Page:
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post #1 of (permalink) Old 02-05-2007, 08:14 PM Thread Starter
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Drop pitman arm vs. high steer with SOA applicatio

Hey everyone. After months of changing my mind going back and forth between lift kits, both height and brand. Ive seen many of you more knowledgable folks mention a SOA and how its the best for the buck. I was not wanting to do the customization of my own system, as i have no experience doing anything like that. so i went looking for a bolt on kit. I looked at rubicon express kits but they were not inclusive enough, then i looked at the full traction all incusive kit but it was way too expensive. Then i found the Rocky-Road bolt on SOA kit. I read their site and they sold me, and their prices were amazing.

OK to the question, would i be OK with just a drop pitman arm. Or should i shell out the extra bucks for the high steer system? Also has anyone heard or even personally tried this kit? Does it seem quality? i thought so but then again what do i know. Also, how about those revolver shackles? are they really worth their weight in gold lol?

Thanks in advance!

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post #2 of (permalink) Old 02-05-2007, 10:06 PM
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Re: Drop pitman arm vs. high steer with SOA applicatio

Umm if your making this post a spring under kit was probably the way you should have gone. I don't think anyone really sells a kit to do it 100% right though it can be done cheap. I'm guessing this is going on your yj so i'll post up what we've done before. There are ways to do it as a cheap bastard and do it right even if some of the "big money bling wheelers" give you some crap, they are probably jellous because it will work as good as their big money wheelers.

My buddy had a yj that had 1-2" springs/ shocks and an sye kit/ cv drive shaft on it when we started. We did a spring over "right" for less then $100. What we did was made spring perches out of 2.5"x4" rectangular tubing, new u-bolts, bent the front brake lines for extra length though they may have been extended lines, new rear brake hard lines with a "lift" bracket, built shock mounts to use the shocks he had, and we made a cross over steering bracket for the drag link. We have a welder, torches, drill press, grinders, and a good selection of other tools and preatty much know how to use em/ have fabbed other things before. The jeep worked pretty decent with my old bald 35's and the stock axles welded in the rear. Right now it's getting 1/2 ton ford axles and coils front and rear.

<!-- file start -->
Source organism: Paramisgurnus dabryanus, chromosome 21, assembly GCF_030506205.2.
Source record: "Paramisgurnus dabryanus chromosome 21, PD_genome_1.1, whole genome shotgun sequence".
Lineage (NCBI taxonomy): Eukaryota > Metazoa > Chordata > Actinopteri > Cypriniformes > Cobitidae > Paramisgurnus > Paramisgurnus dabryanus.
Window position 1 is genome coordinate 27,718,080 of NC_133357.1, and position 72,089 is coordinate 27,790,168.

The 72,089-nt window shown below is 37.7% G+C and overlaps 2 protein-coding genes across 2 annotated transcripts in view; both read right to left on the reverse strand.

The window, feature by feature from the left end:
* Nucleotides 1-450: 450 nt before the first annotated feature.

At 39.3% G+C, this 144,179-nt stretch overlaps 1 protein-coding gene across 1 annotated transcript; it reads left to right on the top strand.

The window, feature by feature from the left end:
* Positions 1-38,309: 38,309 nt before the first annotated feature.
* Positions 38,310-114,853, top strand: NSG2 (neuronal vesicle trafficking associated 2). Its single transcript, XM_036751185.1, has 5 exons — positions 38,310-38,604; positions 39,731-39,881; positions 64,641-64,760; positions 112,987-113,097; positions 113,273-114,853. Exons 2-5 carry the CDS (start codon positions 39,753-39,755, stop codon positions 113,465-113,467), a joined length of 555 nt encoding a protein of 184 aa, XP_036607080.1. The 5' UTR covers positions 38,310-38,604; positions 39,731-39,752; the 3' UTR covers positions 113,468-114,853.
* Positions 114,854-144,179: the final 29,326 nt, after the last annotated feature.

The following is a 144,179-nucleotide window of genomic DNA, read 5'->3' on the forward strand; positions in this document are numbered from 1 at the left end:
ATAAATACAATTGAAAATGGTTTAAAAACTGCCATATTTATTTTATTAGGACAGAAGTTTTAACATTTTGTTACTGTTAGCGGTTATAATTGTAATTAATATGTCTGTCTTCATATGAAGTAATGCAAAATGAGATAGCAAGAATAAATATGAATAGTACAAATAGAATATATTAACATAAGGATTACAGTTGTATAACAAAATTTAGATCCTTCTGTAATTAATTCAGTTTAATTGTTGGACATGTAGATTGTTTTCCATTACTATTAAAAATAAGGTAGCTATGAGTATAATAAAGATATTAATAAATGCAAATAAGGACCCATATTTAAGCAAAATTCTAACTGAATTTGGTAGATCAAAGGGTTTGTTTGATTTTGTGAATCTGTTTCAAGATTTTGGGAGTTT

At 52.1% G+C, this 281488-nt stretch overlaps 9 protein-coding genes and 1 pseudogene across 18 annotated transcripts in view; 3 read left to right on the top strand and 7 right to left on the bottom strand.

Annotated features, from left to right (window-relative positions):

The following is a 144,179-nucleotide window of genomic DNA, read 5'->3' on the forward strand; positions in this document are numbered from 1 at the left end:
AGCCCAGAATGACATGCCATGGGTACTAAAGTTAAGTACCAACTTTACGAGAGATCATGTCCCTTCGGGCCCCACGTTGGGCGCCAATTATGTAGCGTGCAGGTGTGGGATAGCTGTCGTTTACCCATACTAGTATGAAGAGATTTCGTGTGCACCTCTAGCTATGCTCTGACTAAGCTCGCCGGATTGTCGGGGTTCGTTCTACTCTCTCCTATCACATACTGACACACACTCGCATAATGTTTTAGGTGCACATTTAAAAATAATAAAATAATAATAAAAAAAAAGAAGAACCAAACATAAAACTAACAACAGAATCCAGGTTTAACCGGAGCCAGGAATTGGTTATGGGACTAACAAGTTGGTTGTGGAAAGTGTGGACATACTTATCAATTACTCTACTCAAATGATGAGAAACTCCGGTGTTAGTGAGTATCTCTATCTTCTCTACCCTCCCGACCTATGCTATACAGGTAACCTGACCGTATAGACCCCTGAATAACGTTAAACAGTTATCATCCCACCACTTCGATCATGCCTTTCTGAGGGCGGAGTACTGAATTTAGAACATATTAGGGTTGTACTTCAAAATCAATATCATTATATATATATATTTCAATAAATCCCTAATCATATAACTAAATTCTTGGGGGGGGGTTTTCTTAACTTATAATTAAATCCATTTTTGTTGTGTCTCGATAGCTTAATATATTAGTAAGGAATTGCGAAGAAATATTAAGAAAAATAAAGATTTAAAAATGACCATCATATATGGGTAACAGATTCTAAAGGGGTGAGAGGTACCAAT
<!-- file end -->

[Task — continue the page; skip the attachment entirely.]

The bracket we made for steering was similar to the bracket avilable from mountain off road. It's pretty easy to make, pretty much have it tie into 2 of the hub bolts and the tie rod end. You can use the stock drag link, make sure you get the mounting hole for it drilled and reamed. I think we had to extend the drag link, we cut it, sleved it with thicker material, welded it and plug welded the sleve on. I like using tie rod ends instead of rod ends but that's up to you.

A couple other things with a spring over to remember are

-Your either going to need an sye and cv driveshaft or to drop your t-case, you can make a t-case drop out of rectangualr or square tubing and bolts from the hardware store
-Plan on new u-bolts if you have factory u-bolts
-You might be able to get away with a drop pitman arm but we've never kept it, you can also build a z-drag link but i'm not a fan of them, you could build a bracket to also move the tie rod up
-You'll want new shocks, if you spend some time at the parts store going through the book you can find some longer shocks that will bolt up for pretty cheap

Some one will pipe in that the stock axles arn't up to tires that will fit with the spring over and that you will need new gears. This is half ture, you don't have to re-gear or swap axles but you have to be prepared for the performance loss and remember you have stock axles. There's several of my buddies and my self that have run 35's on the stock small u-joint d30/ d35's (a couple of them welded/ locked in the rear) with pretty good luck, now we wheel in the UP with mainly mud and trails in the woods. I've seen 1 d35 broken and my buddy was horsing around beating on his rig with a small block. After a season of wheeling in my yj with kinda bald 35's, 3.08 gears, and a tired 258 I didn't break my axles at all but the u-joints were tired and the bearings were shot. I say lift it, put the bigger tires on and then start saving for axle/ gear upgrades, pick up a set of spare axles for cheap incase yours decide they don't don't like life. I know we could have stayed at home making excuses about our whimpy axles and lack of gears but we had a ton of fun wheeling our little axled and under geared rigs.